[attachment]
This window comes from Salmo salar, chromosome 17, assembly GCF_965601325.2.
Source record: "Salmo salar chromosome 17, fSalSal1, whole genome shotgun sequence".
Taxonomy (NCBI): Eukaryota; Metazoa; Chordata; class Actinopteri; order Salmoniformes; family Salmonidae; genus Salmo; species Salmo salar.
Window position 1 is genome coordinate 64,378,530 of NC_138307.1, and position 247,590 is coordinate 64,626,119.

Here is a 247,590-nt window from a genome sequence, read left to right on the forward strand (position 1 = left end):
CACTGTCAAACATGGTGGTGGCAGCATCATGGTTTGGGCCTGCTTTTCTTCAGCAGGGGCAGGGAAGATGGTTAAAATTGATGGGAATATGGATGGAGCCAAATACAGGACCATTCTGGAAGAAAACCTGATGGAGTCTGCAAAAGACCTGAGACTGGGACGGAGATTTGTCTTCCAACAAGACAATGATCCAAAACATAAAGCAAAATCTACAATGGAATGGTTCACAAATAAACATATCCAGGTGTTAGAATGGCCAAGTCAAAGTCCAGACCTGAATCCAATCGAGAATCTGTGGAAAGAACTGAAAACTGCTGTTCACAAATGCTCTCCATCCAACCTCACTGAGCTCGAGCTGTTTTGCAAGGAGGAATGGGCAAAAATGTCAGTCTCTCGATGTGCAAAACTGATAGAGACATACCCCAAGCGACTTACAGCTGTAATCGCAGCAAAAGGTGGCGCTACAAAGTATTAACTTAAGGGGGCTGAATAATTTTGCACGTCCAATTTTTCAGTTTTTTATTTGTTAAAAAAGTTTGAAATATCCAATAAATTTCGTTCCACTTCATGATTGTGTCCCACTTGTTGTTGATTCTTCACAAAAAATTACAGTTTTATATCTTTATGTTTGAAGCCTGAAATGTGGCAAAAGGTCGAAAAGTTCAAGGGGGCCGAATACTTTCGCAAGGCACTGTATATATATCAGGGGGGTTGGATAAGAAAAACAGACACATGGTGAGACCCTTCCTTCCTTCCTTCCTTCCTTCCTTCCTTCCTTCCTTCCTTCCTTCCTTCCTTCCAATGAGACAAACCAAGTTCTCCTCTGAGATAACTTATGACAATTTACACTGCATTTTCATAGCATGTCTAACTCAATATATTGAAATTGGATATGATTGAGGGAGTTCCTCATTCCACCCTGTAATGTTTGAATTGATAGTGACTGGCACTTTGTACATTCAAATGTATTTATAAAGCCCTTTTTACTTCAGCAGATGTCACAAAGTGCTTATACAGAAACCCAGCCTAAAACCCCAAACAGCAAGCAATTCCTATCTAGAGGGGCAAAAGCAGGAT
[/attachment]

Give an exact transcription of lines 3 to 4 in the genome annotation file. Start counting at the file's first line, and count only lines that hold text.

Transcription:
Taxonomy (NCBI): Eukaryota; Metazoa; Chordata; class Actinopteri; order Salmoniformes; family Salmonidae; genus Salmo; species Salmo salar.
Window position 1 is genome coordinate 64,378,530 of NC_138307.1, and position 247,590 is coordinate 64,626,119.